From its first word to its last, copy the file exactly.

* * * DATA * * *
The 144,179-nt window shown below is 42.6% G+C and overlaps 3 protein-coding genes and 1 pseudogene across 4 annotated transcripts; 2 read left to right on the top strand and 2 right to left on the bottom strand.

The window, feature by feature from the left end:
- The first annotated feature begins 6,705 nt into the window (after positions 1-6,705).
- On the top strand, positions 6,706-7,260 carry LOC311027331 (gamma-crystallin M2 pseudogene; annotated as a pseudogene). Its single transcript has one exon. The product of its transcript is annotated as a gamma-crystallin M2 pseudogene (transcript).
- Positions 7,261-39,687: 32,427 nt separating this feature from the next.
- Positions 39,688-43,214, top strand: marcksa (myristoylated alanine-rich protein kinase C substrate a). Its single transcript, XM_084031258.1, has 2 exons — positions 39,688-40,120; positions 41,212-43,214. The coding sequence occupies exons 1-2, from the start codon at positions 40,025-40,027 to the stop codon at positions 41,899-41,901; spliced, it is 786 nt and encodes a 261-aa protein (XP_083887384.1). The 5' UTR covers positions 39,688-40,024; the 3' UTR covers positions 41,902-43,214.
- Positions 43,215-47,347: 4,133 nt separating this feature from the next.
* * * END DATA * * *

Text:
The 144,179-nt window shown below is 42.6% G+C and overlaps 3 protein-coding genes and 1 pseudogene across 4 annotated transcripts; 2 read left to right on the top strand and 2 right to left on the bottom strand.

The window, feature by feature from the left end:
- The first annotated feature begins 6,705 nt into the window (after positions 1-6,705).
- On the top strand, positions 6,706-7,260 carry LOC311027331 (gamma-crystallin M2 pseudogene; annotated as a pseudogene). Its single transcript has one exon. The product of its transcript is annotated as a gamma-crystallin M2 pseudogene (transcript).
- Positions 7,261-39,687: 32,427 nt separating this feature from the next.
- Positions 39,688-43,214, top strand: marcksa (myristoylated alanine-rich protein kinase C substrate a). Its single transcript, XM_084031258.1, has 2 exons — positions 39,688-40,120; positions 41,212-43,214. The coding sequence occupies exons 1-2, from the start codon at positions 40,025-40,027 to the stop codon at positions 41,899-41,901; spliced, it is 786 nt and encodes a 261-aa protein (XP_083887384.1). The 5' UTR covers positions 39,688-40,024; the 3' UTR covers positions 41,902-43,214.
- Positions 43,215-47,347: 4,133 nt separating this feature from the next.